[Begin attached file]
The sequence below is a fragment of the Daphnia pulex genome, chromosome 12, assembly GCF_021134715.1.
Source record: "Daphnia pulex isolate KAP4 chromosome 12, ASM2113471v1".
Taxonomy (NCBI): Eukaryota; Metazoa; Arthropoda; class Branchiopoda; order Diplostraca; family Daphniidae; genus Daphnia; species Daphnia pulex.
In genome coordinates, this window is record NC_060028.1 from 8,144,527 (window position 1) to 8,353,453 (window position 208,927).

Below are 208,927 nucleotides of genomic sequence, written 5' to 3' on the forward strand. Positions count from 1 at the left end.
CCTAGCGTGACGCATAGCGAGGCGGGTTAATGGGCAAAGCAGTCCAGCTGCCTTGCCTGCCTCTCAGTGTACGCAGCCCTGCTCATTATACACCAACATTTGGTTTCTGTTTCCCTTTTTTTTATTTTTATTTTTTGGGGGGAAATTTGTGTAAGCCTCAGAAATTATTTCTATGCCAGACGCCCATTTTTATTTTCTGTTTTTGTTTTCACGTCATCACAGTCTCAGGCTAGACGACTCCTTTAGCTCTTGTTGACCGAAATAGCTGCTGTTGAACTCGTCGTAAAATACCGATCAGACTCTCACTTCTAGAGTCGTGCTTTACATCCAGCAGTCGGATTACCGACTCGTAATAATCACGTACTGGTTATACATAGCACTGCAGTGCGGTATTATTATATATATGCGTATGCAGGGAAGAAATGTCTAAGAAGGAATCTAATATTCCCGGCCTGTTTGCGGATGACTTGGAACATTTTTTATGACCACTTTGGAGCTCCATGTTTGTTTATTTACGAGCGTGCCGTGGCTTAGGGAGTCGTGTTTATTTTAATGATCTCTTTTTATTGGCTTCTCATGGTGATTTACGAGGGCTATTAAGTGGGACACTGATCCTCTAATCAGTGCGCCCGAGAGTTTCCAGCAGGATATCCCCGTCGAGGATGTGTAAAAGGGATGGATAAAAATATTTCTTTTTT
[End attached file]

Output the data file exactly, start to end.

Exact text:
The sequence below is a fragment of the Daphnia pulex genome, chromosome 12, assembly GCF_021134715.1.
Source record: "Daphnia pulex isolate KAP4 chromosome 12, ASM2113471v1".
Taxonomy (NCBI): Eukaryota; Metazoa; Arthropoda; class Branchiopoda; order Diplostraca; family Daphniidae; genus Daphnia; species Daphnia pulex.
In genome coordinates, this window is record NC_060028.1 from 8,144,527 (window position 1) to 8,353,453 (window position 208,927).

Below are 208,927 nucleotides of genomic sequence, written 5' to 3' on the forward strand. Positions count from 1 at the left end.
CCTAGCGTGACGCATAGCGAGGCGGGTTAATGGGCAAAGCAGTCCAGCTGCCTTGCCTGCCTCTCAGTGTACGCAGCCCTGCTCATTATACACCAACATTTGGTTTCTGTTTCCCTTTTTTTTATTTTTATTTTTTGGGGGGAAATTTGTGTAAGCCTCAGAAATTATTTCTATGCCAGACGCCCATTTTTATTTTCTGTTTTTGTTTTCACGTCATCACAGTCTCAGGCTAGACGACTCCTTTAGCTCTTGTTGACCGAAATAGCTGCTGTTGAACTCGTCGTAAAATACCGATCAGACTCTCACTTCTAGAGTCGTGCTTTACATCCAGCAGTCGGATTACCGACTCGTAATAATCACGTACTGGTTATACATAGCACTGCAGTGCGGTATTATTATATATATGCGTATGCAGGGAAGAAATGTCTAAGAAGGAATCTAATATTCCCGGCCTGTTTGCGGATGACTTGGAACATTTTTTATGACCACTTTGGAGCTCCATGTTTGTTTATTTACGAGCGTGCCGTGGCTTAGGGAGTCGTGTTTATTTTAATGATCTCTTTTTATTGGCTTCTCATGGTGATTTACGAGGGCTATTAAGTGGGACACTGATCCTCTAATCAGTGCGCCCGAGAGTTTCCAGCAGGATATCCCCGTCGAGGATGTGTAAAAGGGATGGATAAAAATATTTCTTTTTT